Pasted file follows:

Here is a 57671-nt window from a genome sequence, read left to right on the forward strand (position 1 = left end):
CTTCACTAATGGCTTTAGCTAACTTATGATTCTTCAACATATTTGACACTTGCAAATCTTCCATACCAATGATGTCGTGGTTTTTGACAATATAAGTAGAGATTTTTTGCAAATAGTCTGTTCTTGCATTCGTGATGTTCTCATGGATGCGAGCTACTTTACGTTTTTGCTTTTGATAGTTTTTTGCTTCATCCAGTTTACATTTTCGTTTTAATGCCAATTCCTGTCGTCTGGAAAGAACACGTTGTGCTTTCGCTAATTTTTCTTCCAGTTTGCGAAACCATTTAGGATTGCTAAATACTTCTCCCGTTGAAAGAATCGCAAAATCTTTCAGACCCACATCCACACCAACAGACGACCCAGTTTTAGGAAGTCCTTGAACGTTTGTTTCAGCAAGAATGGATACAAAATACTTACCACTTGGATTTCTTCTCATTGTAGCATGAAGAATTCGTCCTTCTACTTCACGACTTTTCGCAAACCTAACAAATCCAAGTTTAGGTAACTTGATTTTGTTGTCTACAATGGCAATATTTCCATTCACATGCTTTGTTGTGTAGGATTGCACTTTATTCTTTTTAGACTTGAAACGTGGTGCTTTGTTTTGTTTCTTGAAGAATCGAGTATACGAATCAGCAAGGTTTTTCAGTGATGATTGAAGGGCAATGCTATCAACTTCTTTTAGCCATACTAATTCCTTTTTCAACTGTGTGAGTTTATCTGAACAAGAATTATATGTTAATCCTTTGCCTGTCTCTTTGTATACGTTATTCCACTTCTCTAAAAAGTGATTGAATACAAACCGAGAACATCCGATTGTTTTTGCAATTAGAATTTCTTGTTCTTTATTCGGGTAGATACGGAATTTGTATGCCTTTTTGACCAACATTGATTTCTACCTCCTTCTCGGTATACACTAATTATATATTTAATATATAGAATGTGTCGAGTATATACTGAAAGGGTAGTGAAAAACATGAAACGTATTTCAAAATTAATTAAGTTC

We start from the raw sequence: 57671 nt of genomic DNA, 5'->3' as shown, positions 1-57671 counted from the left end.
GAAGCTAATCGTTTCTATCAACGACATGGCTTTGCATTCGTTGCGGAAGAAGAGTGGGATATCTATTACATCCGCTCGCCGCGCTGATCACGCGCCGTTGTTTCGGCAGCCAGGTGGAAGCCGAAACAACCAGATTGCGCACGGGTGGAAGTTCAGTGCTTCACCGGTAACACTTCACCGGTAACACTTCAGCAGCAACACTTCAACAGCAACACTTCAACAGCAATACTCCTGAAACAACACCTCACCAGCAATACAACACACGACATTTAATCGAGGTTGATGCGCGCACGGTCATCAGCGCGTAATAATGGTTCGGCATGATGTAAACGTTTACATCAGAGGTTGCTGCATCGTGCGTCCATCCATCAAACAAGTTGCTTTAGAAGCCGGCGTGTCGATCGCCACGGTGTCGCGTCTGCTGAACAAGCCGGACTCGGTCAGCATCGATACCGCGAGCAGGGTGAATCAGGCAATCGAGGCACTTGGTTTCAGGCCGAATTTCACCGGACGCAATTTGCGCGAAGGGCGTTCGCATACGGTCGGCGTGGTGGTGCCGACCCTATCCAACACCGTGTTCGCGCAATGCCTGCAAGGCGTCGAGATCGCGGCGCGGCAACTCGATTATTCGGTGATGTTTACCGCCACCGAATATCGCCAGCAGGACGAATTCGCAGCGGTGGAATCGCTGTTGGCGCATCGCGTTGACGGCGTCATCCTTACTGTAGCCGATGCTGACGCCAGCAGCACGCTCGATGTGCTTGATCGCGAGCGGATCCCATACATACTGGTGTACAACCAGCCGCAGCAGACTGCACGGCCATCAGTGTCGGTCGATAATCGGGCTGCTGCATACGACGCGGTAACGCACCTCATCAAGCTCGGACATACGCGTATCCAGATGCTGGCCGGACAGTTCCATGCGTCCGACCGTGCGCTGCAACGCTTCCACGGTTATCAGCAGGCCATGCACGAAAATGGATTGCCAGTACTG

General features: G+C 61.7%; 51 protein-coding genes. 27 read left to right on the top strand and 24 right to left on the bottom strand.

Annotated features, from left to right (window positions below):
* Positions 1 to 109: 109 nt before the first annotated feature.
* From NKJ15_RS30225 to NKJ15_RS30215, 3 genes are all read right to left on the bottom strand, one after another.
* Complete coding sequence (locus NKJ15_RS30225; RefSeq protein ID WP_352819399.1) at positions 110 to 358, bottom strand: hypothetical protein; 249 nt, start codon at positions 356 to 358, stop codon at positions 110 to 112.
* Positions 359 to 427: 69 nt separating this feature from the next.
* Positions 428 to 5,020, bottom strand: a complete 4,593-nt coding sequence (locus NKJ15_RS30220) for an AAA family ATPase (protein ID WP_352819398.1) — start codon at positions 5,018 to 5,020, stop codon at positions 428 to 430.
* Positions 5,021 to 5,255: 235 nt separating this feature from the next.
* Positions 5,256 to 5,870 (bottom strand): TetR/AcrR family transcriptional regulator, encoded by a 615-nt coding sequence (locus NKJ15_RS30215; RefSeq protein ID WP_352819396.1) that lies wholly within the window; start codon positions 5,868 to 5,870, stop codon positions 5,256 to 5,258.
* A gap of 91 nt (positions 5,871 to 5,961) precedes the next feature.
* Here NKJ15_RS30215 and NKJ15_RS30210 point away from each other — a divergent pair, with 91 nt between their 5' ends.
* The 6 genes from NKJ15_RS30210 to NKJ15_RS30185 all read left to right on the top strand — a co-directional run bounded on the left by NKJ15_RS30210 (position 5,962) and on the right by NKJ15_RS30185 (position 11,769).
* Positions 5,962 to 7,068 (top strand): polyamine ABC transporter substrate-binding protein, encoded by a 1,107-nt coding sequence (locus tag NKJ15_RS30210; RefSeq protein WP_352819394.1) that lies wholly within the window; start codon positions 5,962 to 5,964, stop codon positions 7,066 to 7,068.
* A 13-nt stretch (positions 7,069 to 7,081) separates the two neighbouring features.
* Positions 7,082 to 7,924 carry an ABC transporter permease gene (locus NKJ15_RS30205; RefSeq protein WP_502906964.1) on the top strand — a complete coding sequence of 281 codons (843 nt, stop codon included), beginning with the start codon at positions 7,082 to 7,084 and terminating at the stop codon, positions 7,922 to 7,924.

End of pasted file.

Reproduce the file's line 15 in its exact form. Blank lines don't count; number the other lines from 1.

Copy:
* Here NKJ15_RS30215 and NKJ15_RS30210 point away from each other — a divergent pair, with 91 nt between their 5' ends.